Andrea Stocco, Ph.D.

Assistant Professor

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Bio

Andrea Stocco is an Assistant Professor at the Department of Psychology and the Institute for Learning and Brain Sciences (I-LABS), and co-director of the Cognition and Cortical Dynamics Laboratory. He was born in Palmanova, Italy, and received both his Master’s degrees and his Ph.D. from the University of Trieste, Italy.

Dr. Stocco’s research concerns how human use abstract mental representations (like, rules, instructions, and plans) to perform complex tasks. He uses computational and mathematical models, neuroimaging techniques, and brain stimulation methods determine and predict how these mental representations are encoded in the brain, how they are transformed into behavior, and how this knowledge can be used to improve learning and skill acquisition.

In 2013, together with Dr. Rajesh Rao and Dr. Chantel Prat, Dr. Stocco has demonstrated the possibility of transferring simple information directly between two brains using non-invasive brain stimulation devices. This pilot study has been extensively covered by the media.

CV

Education

Ph. D. in Psychology, University of Trieste, Italy, April 2005.
“Laurea” (equivalent to M. S.) in Communication Sciences, University of Trieste, Italy, November 2001

 

Academic Positions Held

09/2019 – Present Associate Professor, Department of Psychology, University of Washington
09/2019 – Present Adjunct Associate Professor, Paul G. Allen School of Computer Science and Engineering
06/2015 – 09/2019 Assistant Professor, Department of Psychology, University of Washington
07/2012 – 05/2015 Research Assistant Professor, Department of Psychology, University of Washington
September 2010 – present Research Scientist, Institute for Learning & Brain Sciences, University of Washington.
January 2009 — September 2010 Special Research Faculty, Department of Psychology, Carnegie Mellon University
September. 2008 — December 2008 Postdoctoral Research Associate, Department of Psychiatry, University of Pittsburgh School of Medicine
September 2005 — September 2008 Postdoctoral Research Fellow, Department of Psychology, Carnegie Mellon University

 

Professional Memberships

Cognitive Science Society, Cognitive Neuroscience Society, Association for the Advancement of Artificial Intelligence (AAAI), Biologically Inspired Cognitive Architectures Society (BICA).

 

Professional Services

Founder: Biologically Inspired Cognitive Architectures Society

Director: Biologically Inspired Cognitive Architectures Society (2010-2011)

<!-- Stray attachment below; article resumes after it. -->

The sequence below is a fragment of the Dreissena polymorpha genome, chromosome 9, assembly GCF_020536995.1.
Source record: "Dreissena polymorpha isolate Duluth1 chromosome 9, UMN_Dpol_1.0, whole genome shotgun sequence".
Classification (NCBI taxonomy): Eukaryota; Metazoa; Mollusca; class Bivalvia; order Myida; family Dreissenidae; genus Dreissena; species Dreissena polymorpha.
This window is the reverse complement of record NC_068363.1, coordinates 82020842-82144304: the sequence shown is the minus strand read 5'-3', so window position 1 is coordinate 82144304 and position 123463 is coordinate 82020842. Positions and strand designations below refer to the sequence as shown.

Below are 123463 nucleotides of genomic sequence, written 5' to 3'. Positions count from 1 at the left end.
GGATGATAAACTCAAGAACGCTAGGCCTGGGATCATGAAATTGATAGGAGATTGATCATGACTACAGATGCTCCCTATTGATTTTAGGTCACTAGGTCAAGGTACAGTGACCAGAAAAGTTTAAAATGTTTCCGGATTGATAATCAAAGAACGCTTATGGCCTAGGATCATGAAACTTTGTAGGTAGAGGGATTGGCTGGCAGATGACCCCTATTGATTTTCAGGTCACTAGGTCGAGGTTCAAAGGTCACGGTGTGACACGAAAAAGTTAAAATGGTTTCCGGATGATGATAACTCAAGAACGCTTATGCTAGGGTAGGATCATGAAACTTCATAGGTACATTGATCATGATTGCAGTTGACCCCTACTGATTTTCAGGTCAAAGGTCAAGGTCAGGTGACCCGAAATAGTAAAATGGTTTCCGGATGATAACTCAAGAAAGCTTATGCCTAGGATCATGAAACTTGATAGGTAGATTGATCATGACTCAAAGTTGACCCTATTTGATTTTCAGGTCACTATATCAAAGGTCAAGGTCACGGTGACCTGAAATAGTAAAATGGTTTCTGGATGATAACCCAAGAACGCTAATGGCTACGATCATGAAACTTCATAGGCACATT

Reviewer: Artificial Intelligence, Behavioral and Brain Functions, Cognition, Cognitive Science, Biologically Inspired Cognitive Architectures, Cortex, Journal of Artificial General Intelligence, Journal of Cognitive Neuroscience, Journal of Cognitive Systems Research; Neuropsychologia, Proceedings of the National Academy of Sciences, Psychological Review, PLoS ONE.

Action Editor: Journal of Cognitive Systems Research (2007)

Program Committee: Annual Meeting of the Cognitive Science Society (2009), International Conference on Cognitive Modeling (2006-present), European Conference on Artificial Intelligence (2006).

Chairing/Organizing: International Conference on Cognitive Modeling (2006), Twelfth ACT-R Workshop, Trieste, Italy (2005).

Founder and Director: Biologically Inspired Cognitive Architectures Society (2010-2011).

 

Patents

2017 Stocco, A. Losey, D. M., M., Abernethy, J. A., & Rao, R. P. N. Sensory Input Through Non-Invasive Brain Stimulation. US Patent 20170113056.

 

Awards

2012 - Invited Faculty, International College, Spring 2012 (IK2012).

2009 - Carnegie Mellon University, Pittsburgh, PA: Brain Imaging Research Center Young Investigator Pilot Study Award.
2001 - University of Trieste, Trieste, Italy: “Dignita’ di stampa” (rarely conceded only to outstanding research dissertations)

 

Selected Media Coverage

  • “Brain-to-Brain Communication Is Closer Than You Think”, Popular Mechanics, June 7, 2016, http://www.popularmechanics.com/science/a21220/brain-brain-communication
  • “I’m creating telepathy technology to get brains talking”, New Scientist, March 2nd, 2016, https://goo.gl/eYXiL7
  • “Learning a second language trains your brain for math”, Pacific Standard, September 28, 2014, http://goo.gl/fbcm8P
  • “Mind meld? Scientist uses his brain to control another guy's finger”, NBC, August 27, 2013, goo.gl/M7p4nL
  • “Researcher remotely controls colleague's body with brain”, USA Today, August 27, 2013 (Front page, A1), goo.gl/ANpWQR
  • “Mind Melds Made Real" (#13 in the Top 100 science stories of the year), Discover Magazine, Jan/Feb 2014, http://goo.gl/57xSKQ
  • “Mind melds” (#6 on the "Top 10 ideas to change the world") CNN, http://goo.gl/YWdUP0
  • “The Human Brain-to-Brain Interface” (#1 in the list of “Top 5 Neuroscience Breakthroughs of the Year”), The Connectome, http://goo.gl/LHpT2o
 

Download PDF format CV via this link.

Publications

Edited Books
 
Fum, D., Del Missier, F., & Stocco, A. (2006) Proceedings of the Seventh International Conference on Cognitive Modelling. Trieste, Italy: Edizioni Goliardiche.
 
Peer-Reviewed Journals Papers
 
MacInnes, J. J., Adcock, R. A., Stocco A. Prat, C. S., Rao, R. P. N., & Dickerson, K. C. (under revision) Pyneal: Open Source Real-Time fMRI Software.
 
Stocco, A., Sibert. C., Steine-Hanson, Z., Koh, N., Laird, J. E., Lebiere, C. J., & Rosenbloom, P. S. (under revision). A Common Architecture for Human and Artificial Cognition Explains Brain Activity Across Domains.
 
Stocco, A., Prat, C. S. Graham, L. K., & (revision submitted). Individual Differences in Reward Learning Processes Predict Fluid Reasoning Abilities.